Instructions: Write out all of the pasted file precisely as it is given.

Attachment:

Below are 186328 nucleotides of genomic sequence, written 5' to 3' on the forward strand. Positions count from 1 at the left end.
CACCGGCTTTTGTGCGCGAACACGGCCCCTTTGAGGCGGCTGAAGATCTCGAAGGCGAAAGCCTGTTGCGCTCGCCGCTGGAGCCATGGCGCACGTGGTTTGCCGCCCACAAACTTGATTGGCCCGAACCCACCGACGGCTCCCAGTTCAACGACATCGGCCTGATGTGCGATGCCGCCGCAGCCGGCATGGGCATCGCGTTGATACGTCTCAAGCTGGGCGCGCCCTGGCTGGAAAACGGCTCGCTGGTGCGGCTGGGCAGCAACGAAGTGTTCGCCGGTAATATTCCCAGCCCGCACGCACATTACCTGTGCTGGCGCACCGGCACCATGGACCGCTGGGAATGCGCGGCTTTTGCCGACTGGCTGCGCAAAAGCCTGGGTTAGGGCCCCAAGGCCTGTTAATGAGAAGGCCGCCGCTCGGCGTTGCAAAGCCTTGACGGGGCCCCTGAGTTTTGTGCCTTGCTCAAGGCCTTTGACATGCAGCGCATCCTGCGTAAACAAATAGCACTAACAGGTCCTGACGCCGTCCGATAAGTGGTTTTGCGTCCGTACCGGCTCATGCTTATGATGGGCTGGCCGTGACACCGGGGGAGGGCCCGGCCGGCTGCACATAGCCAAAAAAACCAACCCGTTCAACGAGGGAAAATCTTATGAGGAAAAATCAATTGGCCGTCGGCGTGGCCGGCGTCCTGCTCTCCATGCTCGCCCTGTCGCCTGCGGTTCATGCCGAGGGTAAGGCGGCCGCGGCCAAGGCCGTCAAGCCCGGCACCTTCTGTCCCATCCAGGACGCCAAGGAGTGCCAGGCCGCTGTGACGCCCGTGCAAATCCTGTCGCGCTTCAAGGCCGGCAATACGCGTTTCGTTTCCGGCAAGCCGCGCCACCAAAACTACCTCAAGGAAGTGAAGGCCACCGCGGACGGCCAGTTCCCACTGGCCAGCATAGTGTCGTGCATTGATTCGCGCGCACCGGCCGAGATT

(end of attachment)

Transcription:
Below are 186328 nucleotides of genomic sequence, written 5' to 3' on the forward strand. Positions count from 1 at the left end.
CACCGGCTTTTGTGCGCGAACACGGCCCCTTTGAGGCGGCTGAAGATCTCGAAGGCGAAAGCCTGTTGCGCTCGCCGCTGGAGCCATGGCGCACGTGGTTTGCCGCCCACAAACTTGATTGGCCCGAACCCACCGACGGCTCCCAGTTCAACGACATCGGCCTGATGTGCGATGCCGCCGCAGCCGGCATGGGCATCGCGTTGATACGTCTCAAGCTGGGCGCGCCCTGGCTGGAAAACGGCTCGCTGGTGCGGCTGGGCAGCAACGAAGTGTTCGCCGGTAATATTCCCAGCCCGCACGCACATTACCTGTGCTGGCGCACCGGCACCATGGACCGCTGGGAATGCGCGGCTTTTGCCGACTGGCTGCGCAAAAGCCTGGGTTAGGGCCCCAAGGCCTGTTAATGAGAAGGCCGCCGCTCGGCGTTGCAAAGCCTTGACGGGGCCCCTGAGTTTTGTGCCTTGCTCAAGGCCTTTGACATGCAGCGCATCCTGCGTAAACAAATAGCACTAACAGGTCCTGACGCCGTCCGATAAGTGGTTTTGCGTCCGTACCGGCTCATGCTTATGATGGGCTGGCCGTGACACCGGGGGAGGGCCCGGCCGGCTGCACATAGCCAAAAAAACCAACCCGTTCAACGAGGGAAAATCTTATGAGGAAAAATCAATTGGCCGTCGGCGTGGCCGGCGTCCTGCTCTCCATGCTCGCCCTGTCGCCTGCGGTTCATGCCGAGGGTAAGGCGGCCGCGGCCAAGGCCGTCAAGCCCGGCACCTTCTGTCCCATCCAGGACGCCAAGGAGTGCCAGGCCGCTGTGACGCCCGTGCAAATCCTGTCGCGCTTCAAGGCCGGCAATACGCGTTTCGTTTCCGGCAAGCCGCGCCACCAAAACTACCTCAAGGAAGTGAAGGCCACCGCGGACGGCCAGTTCCCACTGGCCAGCATAGTGTCGTGCATTGATTCGCGCGCACCGGCCGAGATT